20 September 1943:
At 1110 civilian ore carrier (C-AC) GINREI MARU, and IJA transports BIYO, KENZUI, TATSUHA, TOSEI and JINZAN MARUs join the convoy. At 1200, TOYO MARU No. 3 is ordered to end current ASW sweep under Mako Guard District instruction No. 280 and to escort IJA transport DENMARK MARU that sustained mechanical failure. Arrives at Kirun later in the day.

22 September 1943:
Assigned from 1 Oct ’43 to Mako Guard District, Base Force, Kirun Defence Unit under Mako Guard District instruction No. 21.

23 September 1943:
Ordered to ASW sweep under Mako Guard District instruction No. 290.

25 September 1943:
Re-rated a transport.

27 September 1943:
Ordered to stop current ASW sweep and to return to base under Mako Guard District instruction No. 296.

27 ~ 29 September 1943:
Performs her 20th fleet drill.

1 October 1943:
Detached from Mako Naval District, Base Force under instruction No. 2039. Removed from the Navy’s list under instruction No. 2040. Registered that same day in the Navy’s list as an auxiliary transport (Otsu) category attached to the Sasebo Naval District with Sasebo as home port under instruction No. 2041. Captain Nishikinuki Yushi is appointed CO. [2]

6 October 1943:
Detached from Kirun Defence Unit under Mako Guard District instruction No. 23.

31 October 1943:
Assigned to Sea Defence Forces.

1 November 1943:
Starts conversion to actual military duty at Mako Naval Yard.

17 November 1943:
Enters drydock.

20 November 1943:
Undocked.

22 November 1943:
The conversion is completed.

23 November 1943:
Departs Mako and arrives at Takao later that day.

November 1943:
Loads butanol sugar.

29 November 1943:
Departs Takao in convoy No. 223 consisting of IJA transport YOSHU MARU and eight unidentified merchant ships escorted by kaibokan ETOROFU and auxiliary gunboat PEKING MARU.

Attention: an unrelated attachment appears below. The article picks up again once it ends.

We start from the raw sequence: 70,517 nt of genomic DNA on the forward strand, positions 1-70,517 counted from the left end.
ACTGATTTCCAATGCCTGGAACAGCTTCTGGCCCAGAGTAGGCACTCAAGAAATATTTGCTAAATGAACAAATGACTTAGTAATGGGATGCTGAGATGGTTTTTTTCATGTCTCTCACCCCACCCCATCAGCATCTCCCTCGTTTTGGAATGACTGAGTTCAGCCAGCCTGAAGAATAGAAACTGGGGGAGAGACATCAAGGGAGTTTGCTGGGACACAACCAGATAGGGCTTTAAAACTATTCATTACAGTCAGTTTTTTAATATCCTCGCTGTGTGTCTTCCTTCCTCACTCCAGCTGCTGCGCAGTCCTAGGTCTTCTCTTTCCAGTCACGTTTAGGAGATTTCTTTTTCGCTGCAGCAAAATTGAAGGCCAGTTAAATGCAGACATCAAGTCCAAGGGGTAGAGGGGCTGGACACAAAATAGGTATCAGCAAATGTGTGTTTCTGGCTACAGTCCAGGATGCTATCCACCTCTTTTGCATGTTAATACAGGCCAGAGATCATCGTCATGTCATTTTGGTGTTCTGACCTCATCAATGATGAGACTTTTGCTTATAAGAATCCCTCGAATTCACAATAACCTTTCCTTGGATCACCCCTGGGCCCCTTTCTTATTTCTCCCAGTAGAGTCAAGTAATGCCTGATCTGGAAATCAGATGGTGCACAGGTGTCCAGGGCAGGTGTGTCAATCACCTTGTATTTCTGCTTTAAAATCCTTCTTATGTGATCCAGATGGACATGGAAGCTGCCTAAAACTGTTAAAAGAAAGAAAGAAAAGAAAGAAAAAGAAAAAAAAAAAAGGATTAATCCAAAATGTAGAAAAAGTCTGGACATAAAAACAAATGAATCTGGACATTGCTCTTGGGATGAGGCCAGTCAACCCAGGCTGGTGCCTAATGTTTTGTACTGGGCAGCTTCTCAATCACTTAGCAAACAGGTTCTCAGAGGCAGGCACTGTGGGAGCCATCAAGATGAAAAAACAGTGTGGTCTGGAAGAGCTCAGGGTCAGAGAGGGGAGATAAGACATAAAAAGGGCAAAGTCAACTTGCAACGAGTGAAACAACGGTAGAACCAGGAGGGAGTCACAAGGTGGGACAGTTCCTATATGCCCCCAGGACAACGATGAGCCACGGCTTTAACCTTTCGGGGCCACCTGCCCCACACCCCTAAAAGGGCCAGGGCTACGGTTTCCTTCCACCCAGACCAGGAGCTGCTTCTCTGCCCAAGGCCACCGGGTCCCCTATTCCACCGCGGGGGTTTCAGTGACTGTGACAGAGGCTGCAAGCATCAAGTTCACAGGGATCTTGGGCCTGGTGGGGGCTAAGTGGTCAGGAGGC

30 November 1943:
Auxiliary transport SHOKEI MARU joins the convoy.

6 December 1943:
Arrives at Sasebo. Removed from the General Requisitioned Ships list.

9 December 1943:
Lowers the War Ensign. Captain Nishikinuki is relieved by an unknown civilian Captain.

E 9 ~ 11 December 1943:
Loads 900-tons of sugar and 112-tons of goods.

11 December 1943:
Departs Sasebo.

13 December 1943:
Arrives at Osaka.

13 ~ 14 December 1943:
Unloads 900-tons of sugar and 112-tons of goods.

14 December 1943:
Departs Osaka.

15 December 1943:
Arrives at Moji.

17 December 1943:
Loads 1,000-tons of cement.

18 December 1943:
Departs Moji.

19 December 1943:
Arrives at Kobe. Departs there later that day.

21 December 1943:
Arrives at Tokyo. Tethers to Hinode pier.

22 ~ 23 December 1943:
Unloads 1,000-tons of cement.

24 December 1943:
Transfers to Ishikawajima Zosensho K.K. shipyard for a refit.

28 December 1943:
The refit is completed.

29 December 1943:
Departs Tokyo and arrives at Yokohama later in the day.

29 ~ 30 December 1943:
Loads steel pipe totaling 625-tons and sheet bar totaling 396-tons.

31 December 1943:
At 0600, departs Yokohama in convoy No. 7231 also consisting of IJN shared transport (B/C-AK) TETSUYO MARU. The convoy sails at 8 knots. Auxiliary minesweepers SENYU MARU No. 2 and SENYU MARU No. 3 provide escort part of the way. At 2400, TOYO MARU No. 3 is detached and sails independently.

2 January 1944:
Arrives at Osaka outer harbor.

3 January 1944:
Arrives in Osaka inner harbor and tethers to rolling anchor.

3 ~ 4 January 1944:
Unloads steel pipe totaling 625-tons and sheet bar totaling 396-tons.

5 January 1944:
Departs Osaka.

6 January 1944:
Arrives at Mutsure-Jima.

8 January 1944:
Departs Mutsure-Jima and arrives at Karatsu, Saga Prefecture, Kyushu later in the day. Replenishes 100-tons of coal.

9 January 1944:
Departs Karatsu.

11 January 1944:
Arrives at Motoyama, Aichi Prefecture. Tethers to North Port pier. Loads 900-tons of briquettes.

12 January 1944:
Departs Motoyama.

15 January 1944:
Collides with unidentified object and arrives later that day at Kobe outer harbor.

16 January 1944:
Departs Kobe in convoy No. 8116 also consisting of four unidentified merchant ships.

17 January 1944:
Arrives at Ago Wan (Bay), Shima, Mie Prefecture.

18 January 1944:
Departs Ago Wan.

19 January 1944:
Arrives at Yokosuka. Tethers to Buoy No. H13.

19 ~ 21 January 1944:
Unloads 900-tons of briquettes.

22 ~ 23 January 1944:
Loads 520-tons of ingots and 120-tons of lead bullion.

23 January 1944: